Five Triggers for Anxiety (That Your Doctor Might Not Tell You About)

What’s Behind Your Anxiety?

If you struggle with anxiety or depression, you know it affects your entire life. It affects how you move (or don’t move), your concentration, your ability to sleep, your interactions with others, even your bathroom habits. Because anxiety is on the rise, and won’t be going anywhere anytime soon, I want to share some little-known triggers for anxiety that you may not be hearing about from anyone else!

Like everything I share, remember that your body’s response to food or internal/external stressors is individual to YOU. What is a trigger for one person might not be a trigger for you. Being aware of how your unique body responds to this world is only something you can determine.

Five triggers for your anxiety that your doctor might not tell you about: 

  1. Artificial sweeteners and dyes – not only do they disrupt nervous system function, but sucralose decreases beneficial gut bacteria and aspartame increases anxiety and depression (just another reason to lay off the Diet Coke). Sweeteners can also negatively impact blood sugar – which can increase panic attacks! Food dyes may trigger “mind-storms,” which are issues with the brain’s wiring or electrical activity. No bueno!
  2. Too much screen time – blue light from screens can suppress the hormone melatonin which is needed for restful sleep. Screens can also disrupt the calming neurotransmitter Gaba, along with serotonin – the happy one.
  3. Magnesium deficiency – magnesium calms your nervous system and prevents the creation of excess cortisol, the stress hormone. Some call it “nature’s Xanax.” It’s needed for just about every process in the body. It’s found in nuts, seeds, legumes, and leafy greens, but it’s also an inexpensive supplement! Two of my favorite formulations are the Plexus one, here, or Nutritional Frontiers, here.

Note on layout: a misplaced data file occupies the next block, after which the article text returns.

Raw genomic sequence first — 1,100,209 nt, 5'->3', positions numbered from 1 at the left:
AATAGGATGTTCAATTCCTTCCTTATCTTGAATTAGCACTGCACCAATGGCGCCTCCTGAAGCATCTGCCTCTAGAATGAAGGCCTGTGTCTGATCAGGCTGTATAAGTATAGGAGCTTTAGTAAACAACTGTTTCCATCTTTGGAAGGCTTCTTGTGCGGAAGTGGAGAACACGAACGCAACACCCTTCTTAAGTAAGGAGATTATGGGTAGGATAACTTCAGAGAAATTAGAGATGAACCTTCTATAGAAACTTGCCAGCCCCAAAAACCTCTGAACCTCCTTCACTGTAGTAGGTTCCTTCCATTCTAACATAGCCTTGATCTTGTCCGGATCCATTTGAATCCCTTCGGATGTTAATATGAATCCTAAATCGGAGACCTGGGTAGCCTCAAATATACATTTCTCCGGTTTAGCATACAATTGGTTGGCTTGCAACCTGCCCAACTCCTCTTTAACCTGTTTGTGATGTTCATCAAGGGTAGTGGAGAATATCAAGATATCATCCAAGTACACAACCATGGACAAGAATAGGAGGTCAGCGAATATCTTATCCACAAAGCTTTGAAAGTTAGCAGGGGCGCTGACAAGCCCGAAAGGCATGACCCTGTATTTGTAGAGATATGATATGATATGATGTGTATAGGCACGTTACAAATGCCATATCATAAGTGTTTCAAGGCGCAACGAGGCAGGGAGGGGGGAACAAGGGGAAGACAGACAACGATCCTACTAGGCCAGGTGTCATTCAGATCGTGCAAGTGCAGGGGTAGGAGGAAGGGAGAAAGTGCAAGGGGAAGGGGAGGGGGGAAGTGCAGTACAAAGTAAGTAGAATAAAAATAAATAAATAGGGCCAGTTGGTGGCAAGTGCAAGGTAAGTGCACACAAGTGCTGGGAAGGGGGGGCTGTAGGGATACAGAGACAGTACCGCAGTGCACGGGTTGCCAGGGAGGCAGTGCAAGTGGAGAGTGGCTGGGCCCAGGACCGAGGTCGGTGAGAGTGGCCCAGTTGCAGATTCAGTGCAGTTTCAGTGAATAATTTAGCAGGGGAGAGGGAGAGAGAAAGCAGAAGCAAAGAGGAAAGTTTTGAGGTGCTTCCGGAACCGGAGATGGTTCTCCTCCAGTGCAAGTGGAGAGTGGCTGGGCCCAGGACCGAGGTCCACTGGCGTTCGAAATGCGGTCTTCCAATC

4. Excess caffeine – a little is fine, but too much can stimulate the fight or flight response and trigger racing thoughts, or even panic attacks. Some people metabolize it slower than others, so keep that in mind when you have your afternoon coffee or tea break – your mind might be racing at 1 am!
  5. Stored trauma that hasn’t been addressed – trauma can keep our bodies in that constant fight or flight state, which can lead to poor sleep, inability to concentrate, and panic attacks. Fortunately, there are a wide range of trauma therapies, and many mind-body strategies available to help your body unlock trauma and heal! EMDR and EFT (tapping) are two of the most popular. The wellness center I work with has some amazing trauma therapists and resources here.

Honorable mention:
Blood sugar issues: when we’re riding that blood sugar roller coaster it can cause all sorts of poor mental health symptoms. Limit sugar consumption to limit the swing. Consume plenty of fiber-rich vegetables, brain-boosting fats and quality protein with each meal. Many times we fail to fill up on necessary nutrients so we stay hungry, reaching for quick fix glucose fuel and perpetuating the cycle of brain fog and hunger.